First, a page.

Scientists have identified the regulation process behind DNA maintenance. This finding may enhance the body's natural preservation of genetic information.
DNA contains all of the genetic instructions that make us who we are, and maintaining the integrity of our DNA over the course of a lifetime is a critical, yet complex part of the aging process.
The new findings may help researchers delay the onset of aging and aging-related diseases by curbing the loss or damage of our genetic makeup, which makes us more susceptible to cancers and neurodegenerative diseases, such as Alzheimer's. Keeping our DNA intact longer into our later years could help eliminate the sickness and suffering that often goes hand-in-hand with old age.
"Our research is in the very early stages, but there is great potential here, with the capacity to change the human experience," said Robert Bambara, chair of the Department of Biochemistry and Biophysics at the University of Rochester Medical Center and leader of the research. "Just the very notion is inspiring."
Bambara and colleagues report that a process called acetylation regulates the maintenance of our DNA. The team has discovered that acetylation determines the degree of fidelity of both DNA replication and repair.
The finding builds on past research, which established that as humans evolved, we created two routes for DNA replication and repair - a standard route that eliminates some damage and a moderate amount of errors, and an elite route that eliminates the large majority of damage and errors from our DNA.
Humans have two routes for DNA replication and repair - a standard route that processes DNA quickly but less accurately, and a high-accuracy route that processes DNA slowly but more accurately.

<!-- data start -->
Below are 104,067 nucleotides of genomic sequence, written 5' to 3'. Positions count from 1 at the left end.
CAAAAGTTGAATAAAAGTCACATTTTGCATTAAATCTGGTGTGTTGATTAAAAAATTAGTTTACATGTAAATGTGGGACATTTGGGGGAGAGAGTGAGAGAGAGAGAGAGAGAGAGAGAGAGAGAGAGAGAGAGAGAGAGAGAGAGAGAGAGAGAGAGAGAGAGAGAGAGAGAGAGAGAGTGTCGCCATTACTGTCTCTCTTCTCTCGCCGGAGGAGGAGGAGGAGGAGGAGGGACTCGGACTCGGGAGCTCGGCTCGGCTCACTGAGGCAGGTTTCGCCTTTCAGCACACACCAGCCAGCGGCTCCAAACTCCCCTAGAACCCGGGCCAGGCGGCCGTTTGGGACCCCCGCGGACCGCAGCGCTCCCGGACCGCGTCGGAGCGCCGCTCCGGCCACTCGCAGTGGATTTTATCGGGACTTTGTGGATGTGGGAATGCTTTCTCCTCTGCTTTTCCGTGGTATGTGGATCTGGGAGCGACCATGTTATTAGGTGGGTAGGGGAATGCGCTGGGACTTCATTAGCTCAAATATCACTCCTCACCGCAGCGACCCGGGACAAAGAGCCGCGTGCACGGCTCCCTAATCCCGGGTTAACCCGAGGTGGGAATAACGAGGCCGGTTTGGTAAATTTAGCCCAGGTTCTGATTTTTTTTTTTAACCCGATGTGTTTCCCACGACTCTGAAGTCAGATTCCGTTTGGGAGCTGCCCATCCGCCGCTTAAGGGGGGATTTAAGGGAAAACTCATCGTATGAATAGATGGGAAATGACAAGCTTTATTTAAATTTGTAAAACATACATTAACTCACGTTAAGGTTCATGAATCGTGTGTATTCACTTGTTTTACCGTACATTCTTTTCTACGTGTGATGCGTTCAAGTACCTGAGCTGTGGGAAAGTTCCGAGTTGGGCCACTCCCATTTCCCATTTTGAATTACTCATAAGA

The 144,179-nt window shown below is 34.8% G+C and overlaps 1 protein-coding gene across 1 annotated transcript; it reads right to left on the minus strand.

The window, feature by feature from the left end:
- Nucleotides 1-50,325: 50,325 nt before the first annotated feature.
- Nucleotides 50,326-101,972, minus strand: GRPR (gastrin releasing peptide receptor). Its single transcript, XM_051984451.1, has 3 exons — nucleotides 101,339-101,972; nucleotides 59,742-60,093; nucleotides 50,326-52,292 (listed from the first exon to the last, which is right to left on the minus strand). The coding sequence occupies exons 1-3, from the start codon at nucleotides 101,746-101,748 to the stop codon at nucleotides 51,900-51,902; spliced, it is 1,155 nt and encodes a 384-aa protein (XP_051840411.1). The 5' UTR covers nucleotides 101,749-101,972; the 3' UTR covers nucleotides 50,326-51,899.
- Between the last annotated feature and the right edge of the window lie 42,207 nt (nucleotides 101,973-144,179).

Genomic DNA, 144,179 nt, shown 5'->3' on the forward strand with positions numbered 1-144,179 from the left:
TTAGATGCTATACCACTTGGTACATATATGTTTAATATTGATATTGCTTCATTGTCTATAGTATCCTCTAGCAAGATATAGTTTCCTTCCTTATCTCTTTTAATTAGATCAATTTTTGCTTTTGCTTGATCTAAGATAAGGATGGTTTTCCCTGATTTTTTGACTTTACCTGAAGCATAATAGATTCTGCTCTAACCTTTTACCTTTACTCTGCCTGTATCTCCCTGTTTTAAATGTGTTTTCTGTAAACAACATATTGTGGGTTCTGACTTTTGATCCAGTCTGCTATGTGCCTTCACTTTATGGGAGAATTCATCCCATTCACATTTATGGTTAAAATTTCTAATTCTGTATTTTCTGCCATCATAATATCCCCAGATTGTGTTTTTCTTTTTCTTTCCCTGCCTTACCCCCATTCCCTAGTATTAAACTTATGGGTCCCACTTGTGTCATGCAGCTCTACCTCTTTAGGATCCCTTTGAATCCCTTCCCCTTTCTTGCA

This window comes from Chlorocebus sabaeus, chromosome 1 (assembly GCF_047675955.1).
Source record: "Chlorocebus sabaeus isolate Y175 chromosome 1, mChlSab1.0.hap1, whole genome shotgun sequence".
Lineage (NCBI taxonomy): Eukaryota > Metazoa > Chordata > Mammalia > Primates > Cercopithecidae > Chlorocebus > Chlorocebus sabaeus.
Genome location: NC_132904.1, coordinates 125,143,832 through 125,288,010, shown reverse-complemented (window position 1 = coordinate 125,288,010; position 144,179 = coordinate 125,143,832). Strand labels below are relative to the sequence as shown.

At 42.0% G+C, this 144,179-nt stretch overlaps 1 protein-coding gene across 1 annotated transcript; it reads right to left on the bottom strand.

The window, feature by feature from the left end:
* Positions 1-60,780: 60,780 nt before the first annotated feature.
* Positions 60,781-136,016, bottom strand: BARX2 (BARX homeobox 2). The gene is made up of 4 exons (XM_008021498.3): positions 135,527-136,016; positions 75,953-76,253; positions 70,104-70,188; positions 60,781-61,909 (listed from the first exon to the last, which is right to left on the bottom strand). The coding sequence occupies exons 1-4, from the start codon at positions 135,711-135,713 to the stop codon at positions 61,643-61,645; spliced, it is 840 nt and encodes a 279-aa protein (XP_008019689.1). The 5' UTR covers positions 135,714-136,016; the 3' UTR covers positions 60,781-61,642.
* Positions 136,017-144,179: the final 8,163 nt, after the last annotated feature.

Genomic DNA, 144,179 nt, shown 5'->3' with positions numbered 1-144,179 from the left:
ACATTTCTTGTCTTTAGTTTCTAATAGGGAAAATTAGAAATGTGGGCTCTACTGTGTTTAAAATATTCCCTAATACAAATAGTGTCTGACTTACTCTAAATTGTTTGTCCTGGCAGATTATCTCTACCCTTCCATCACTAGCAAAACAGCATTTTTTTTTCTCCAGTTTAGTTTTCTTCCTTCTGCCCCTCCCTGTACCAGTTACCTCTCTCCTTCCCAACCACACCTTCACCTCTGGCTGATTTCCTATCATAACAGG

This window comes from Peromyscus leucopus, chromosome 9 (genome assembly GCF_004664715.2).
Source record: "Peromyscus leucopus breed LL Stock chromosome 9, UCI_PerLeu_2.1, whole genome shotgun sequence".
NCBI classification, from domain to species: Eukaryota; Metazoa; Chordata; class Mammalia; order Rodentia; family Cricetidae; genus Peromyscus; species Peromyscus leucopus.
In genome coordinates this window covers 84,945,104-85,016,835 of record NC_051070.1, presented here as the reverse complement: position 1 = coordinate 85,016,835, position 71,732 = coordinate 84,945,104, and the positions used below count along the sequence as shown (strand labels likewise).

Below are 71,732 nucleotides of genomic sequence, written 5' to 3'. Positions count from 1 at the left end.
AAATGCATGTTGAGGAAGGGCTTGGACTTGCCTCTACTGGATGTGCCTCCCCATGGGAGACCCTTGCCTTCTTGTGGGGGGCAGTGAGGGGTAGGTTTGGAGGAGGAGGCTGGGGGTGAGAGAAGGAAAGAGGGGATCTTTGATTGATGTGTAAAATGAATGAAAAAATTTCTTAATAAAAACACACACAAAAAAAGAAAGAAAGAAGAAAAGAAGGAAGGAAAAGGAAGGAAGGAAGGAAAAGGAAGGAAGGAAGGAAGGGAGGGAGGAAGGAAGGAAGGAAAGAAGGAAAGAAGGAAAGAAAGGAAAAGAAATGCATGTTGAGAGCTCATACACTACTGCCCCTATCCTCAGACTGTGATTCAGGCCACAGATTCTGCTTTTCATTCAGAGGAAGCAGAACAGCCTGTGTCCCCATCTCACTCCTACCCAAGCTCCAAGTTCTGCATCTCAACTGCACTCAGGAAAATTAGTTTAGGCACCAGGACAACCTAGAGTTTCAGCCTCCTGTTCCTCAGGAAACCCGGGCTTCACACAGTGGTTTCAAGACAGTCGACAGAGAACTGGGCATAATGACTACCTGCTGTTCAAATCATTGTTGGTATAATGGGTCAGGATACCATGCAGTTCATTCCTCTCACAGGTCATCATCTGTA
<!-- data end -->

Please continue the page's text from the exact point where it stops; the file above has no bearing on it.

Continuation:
Only the small portion of our DNA that directs the creation of all the proteins we are made of - proteins in blood cells, heart cells, liver cells and so on - takes the elite route, which uses much more energy and so "costs" the body more. The remaining majority of our DNA, which is not responsible for creating proteins, takes the standard route, which requires fewer resources.
But, scientists have never understood what controls which pathway a given piece of DNA would go down. Study authors found, that like a policeman directing traffic at a busy intersection, acetylation directs which proteins take which route, favoring the protection of DNA that creates proteins by shuttling them down the elite, more accurate course.
"If we found a way to improve the protection of DNA that guides protein production, basically boosting what our body already does to eliminate errors, it could help us live longer," said Lata Balakrishnan, postdoctoral research associate at the Medical Center, who helped lead the work.
"A medication that would cause a small alteration in this acetylation-based regulatory mechanism might change the average onset of cancers or neurological diseases to well beyond the current human lifespan."
"Clearly, a simple preventative approach would be a key, not to immortality, but to longer, disease-free lives," added Bambara.
The study has been published In the Journal of Biological Chemistry.